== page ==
BACKGROUND: Empirical data about end-of-life decision-making practices are scarce. We aimed to investigate frequency and characteristics of end-of-life decision-making practices in six European countries: Belgium, Denmark, Italy, the Netherlands, Sweden, and Switzerland. METHODS: In all participating countries, deaths reported to death registries were stratified for cause (apart from in Switzerland), and samples were drawn from every stratum. Reporting doctors received a mailed questionnaire about the medical decision-making that had preceded the death of the patient. The data-collection procedure precluded identification of any of the doctors or patients. All deaths arose between June, 2001, and February, 2002. We weighted data to correct for stratification and to make results representative for all deaths: results were presented as weighted percentages. FINDINGS: The questionnaire response rate was 75% for the Netherlands, 67% for Switzerland, 62% for Denmark, 61% for Sweden, 59% for Belgium, and 44% for Italy. Total number of deaths studied was 20480. Death happened suddenly and unexpectedly in about a third of cases in all countries. The proportion of deaths that were preceded by any end-of-life decision ranged between 23% (Italy) and 51% (Switzerland). Administration of drugs with the explicit intention of hastening death varied between countries: about 1% or less in Denmark, Italy, Sweden, and Switzerland, 1.82% in Belgium, and 3.40% in the Netherlands. Large variations were recorded in the extent to which decisions were discussed with patients, relatives, and other caregivers. INTERPRETATION: Medical end-of-life decisions frequently precede dying in all participating countries. Patients and relatives are generally involved in decision-making in countries in which the frequency of making these decisions is high.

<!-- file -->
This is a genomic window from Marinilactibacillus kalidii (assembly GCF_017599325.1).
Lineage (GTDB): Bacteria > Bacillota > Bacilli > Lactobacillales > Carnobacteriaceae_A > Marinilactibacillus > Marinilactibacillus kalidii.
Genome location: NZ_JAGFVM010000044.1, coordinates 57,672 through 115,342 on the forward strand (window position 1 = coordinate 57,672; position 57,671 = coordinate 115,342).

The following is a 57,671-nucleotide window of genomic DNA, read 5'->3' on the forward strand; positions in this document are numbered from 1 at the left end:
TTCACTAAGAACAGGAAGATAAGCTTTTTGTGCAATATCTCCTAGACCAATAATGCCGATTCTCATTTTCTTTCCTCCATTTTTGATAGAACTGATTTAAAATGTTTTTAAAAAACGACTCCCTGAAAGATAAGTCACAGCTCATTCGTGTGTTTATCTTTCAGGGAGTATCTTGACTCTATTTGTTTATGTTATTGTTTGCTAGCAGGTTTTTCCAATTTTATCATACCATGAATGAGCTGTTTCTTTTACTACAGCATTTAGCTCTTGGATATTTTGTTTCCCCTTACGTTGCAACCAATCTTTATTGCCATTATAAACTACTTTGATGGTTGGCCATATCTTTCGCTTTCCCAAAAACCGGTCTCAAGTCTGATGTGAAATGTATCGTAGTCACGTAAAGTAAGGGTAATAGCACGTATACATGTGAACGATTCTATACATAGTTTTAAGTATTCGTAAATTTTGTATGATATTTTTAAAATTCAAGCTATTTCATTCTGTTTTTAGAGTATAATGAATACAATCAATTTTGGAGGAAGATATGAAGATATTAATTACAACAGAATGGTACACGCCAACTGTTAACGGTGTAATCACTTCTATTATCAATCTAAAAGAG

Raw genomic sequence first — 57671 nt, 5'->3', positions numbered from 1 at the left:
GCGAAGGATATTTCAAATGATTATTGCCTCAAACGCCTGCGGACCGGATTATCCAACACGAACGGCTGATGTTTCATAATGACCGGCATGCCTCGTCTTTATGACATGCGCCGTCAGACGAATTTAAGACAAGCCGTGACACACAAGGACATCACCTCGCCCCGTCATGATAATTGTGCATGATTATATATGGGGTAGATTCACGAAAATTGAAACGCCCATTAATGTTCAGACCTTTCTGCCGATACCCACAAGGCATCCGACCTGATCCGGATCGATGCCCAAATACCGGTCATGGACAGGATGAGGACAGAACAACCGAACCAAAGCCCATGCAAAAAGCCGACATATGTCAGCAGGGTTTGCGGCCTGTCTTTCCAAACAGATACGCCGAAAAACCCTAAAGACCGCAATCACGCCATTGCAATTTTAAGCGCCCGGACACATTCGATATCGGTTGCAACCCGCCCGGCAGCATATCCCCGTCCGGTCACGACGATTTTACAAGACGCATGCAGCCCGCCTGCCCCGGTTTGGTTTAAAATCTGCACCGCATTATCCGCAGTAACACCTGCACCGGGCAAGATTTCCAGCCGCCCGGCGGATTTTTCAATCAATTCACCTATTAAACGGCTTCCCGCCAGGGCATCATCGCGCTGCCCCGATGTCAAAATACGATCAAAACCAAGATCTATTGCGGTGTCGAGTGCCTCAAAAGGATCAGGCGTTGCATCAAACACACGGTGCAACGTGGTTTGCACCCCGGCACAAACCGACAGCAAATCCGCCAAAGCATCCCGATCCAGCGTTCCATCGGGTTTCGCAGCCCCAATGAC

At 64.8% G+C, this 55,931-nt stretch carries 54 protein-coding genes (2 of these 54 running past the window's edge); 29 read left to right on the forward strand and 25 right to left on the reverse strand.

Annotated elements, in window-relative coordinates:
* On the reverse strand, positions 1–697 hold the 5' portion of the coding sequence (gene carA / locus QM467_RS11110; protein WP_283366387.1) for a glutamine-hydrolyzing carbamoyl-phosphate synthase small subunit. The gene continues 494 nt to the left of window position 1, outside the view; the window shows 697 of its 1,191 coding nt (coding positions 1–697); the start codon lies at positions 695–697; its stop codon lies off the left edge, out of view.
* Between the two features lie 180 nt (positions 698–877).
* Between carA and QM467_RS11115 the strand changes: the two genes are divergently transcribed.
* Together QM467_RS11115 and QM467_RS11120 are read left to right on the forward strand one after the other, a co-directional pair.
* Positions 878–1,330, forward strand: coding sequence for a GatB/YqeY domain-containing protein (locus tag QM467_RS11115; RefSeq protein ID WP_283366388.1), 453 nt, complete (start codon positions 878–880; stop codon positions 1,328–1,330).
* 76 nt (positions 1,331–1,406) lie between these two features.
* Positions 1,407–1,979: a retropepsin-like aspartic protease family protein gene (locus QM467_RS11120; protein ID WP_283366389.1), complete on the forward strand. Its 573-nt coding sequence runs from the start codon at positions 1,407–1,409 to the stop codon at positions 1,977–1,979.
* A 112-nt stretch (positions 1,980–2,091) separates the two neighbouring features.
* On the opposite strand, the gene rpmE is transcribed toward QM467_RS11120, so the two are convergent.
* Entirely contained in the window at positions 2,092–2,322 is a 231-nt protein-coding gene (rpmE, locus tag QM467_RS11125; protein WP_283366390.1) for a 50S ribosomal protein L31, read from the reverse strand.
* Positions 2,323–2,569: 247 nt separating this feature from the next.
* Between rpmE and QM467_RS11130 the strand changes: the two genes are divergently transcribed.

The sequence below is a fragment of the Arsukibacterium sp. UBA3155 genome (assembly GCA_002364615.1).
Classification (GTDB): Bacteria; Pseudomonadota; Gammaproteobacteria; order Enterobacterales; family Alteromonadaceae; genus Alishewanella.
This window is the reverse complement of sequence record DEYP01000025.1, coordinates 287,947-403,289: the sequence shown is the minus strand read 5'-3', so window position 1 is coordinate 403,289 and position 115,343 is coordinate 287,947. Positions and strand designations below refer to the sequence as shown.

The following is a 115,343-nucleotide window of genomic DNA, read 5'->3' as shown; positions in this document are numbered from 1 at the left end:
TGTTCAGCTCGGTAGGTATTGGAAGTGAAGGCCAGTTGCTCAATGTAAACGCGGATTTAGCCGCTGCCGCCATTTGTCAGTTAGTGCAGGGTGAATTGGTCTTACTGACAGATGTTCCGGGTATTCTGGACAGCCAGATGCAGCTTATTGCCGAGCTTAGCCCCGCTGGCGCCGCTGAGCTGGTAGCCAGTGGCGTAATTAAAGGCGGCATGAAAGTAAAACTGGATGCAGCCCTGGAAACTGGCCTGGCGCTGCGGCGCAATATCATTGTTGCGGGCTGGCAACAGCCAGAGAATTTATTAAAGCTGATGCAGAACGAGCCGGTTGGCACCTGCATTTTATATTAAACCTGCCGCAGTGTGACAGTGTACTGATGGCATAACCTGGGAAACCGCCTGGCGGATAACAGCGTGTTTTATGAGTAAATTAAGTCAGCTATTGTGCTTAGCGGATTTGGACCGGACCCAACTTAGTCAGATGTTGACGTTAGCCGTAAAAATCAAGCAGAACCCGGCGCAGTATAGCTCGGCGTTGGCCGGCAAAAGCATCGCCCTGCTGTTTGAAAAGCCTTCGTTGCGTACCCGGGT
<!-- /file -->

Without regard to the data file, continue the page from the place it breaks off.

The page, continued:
Comment In: Lancet. 2003 Oct 25;362(9393):1419-20; author reply 142014585656
PURPOSE: This study examines the proportion of cancer deaths occurring at home in six European countries in relation to illness and to demographic and health care factors. METHODS: Death certificate data of all cancer-related deaths in 2002 in Italy and 2003 in Belgium, the Netherlands, Norway, England, and Wales (N = 238,216) were linked with regional health care and area statistics. Multivariate binomial logistic regressions were performed to examine factors associated with dying at home. RESULTS: The percentage of all cancer deaths occurring at home was 12.8 in Norway, 22.1 in England, 22.7 in Wales, 27.9 in Belgium, 35.8 in Italy, and 45.4 in the Netherlands. Having solid cancers and being married increased the chances of dying at home in all countries. Being older and being a woman decreased the chances of dying at home, except in Italy where the opposite was the case. A higher educational attainment was associated with better chances of dying at home in Belgium, Italy, and Norway (countries where information on educational attainment was available). Better chances of dying at home were also associated with living in less urbanized areas in all countries but England. The number of hospital and care home beds seemed not to be universally strong predictors of dying at home. CONCLUSION: There are large country differences in the proportion of patients with cancer dying at home, and these seem influenced by country-specific cultural, social, and health care factors. Alongside cross-national differences, country-specific aspects need to be considered in the development of policy strategies facilitating home death.